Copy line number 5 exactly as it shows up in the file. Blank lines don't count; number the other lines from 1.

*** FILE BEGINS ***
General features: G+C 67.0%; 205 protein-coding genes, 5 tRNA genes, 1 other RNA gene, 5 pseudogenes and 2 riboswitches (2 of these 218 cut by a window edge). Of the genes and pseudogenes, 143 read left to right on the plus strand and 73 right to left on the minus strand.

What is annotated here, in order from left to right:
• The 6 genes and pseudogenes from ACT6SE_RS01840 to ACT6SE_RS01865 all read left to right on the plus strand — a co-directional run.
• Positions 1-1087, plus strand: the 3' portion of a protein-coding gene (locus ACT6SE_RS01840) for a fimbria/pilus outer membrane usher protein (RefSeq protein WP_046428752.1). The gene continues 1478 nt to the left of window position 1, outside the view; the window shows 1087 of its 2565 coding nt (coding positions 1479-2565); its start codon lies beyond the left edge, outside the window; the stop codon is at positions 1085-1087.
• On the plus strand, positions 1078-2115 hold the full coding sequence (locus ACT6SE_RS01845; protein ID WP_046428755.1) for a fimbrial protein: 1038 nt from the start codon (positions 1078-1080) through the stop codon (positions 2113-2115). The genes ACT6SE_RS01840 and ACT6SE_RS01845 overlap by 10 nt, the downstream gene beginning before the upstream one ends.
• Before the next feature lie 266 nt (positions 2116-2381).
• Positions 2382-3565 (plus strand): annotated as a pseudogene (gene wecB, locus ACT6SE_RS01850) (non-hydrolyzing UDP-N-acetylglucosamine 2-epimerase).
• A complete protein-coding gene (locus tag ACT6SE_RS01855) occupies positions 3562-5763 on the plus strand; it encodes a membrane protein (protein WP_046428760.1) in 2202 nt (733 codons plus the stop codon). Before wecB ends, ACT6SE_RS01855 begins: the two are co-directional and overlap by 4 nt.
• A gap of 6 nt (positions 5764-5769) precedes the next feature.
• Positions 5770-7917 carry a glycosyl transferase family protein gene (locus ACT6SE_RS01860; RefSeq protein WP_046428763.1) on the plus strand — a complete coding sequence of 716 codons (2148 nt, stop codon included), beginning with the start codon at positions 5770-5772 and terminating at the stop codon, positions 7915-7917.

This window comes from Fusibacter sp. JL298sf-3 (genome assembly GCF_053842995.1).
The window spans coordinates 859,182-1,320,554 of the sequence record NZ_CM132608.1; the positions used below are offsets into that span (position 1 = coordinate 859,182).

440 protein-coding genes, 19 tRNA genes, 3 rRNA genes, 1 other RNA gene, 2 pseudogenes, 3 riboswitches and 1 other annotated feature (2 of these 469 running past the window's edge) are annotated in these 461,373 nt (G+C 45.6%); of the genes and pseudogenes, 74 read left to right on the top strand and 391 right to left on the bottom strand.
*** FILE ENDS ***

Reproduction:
• On the plus strand, positions 1078-2115 hold the full coding sequence (locus ACT6SE_RS01845; protein ID WP_046428755.1) for a fimbrial protein: 1038 nt from the start codon (positions 1078-1080) through the stop codon (positions 2113-2115). The genes ACT6SE_RS01840 and ACT6SE_RS01845 overlap by 10 nt, the downstream gene beginning before the upstream one ends.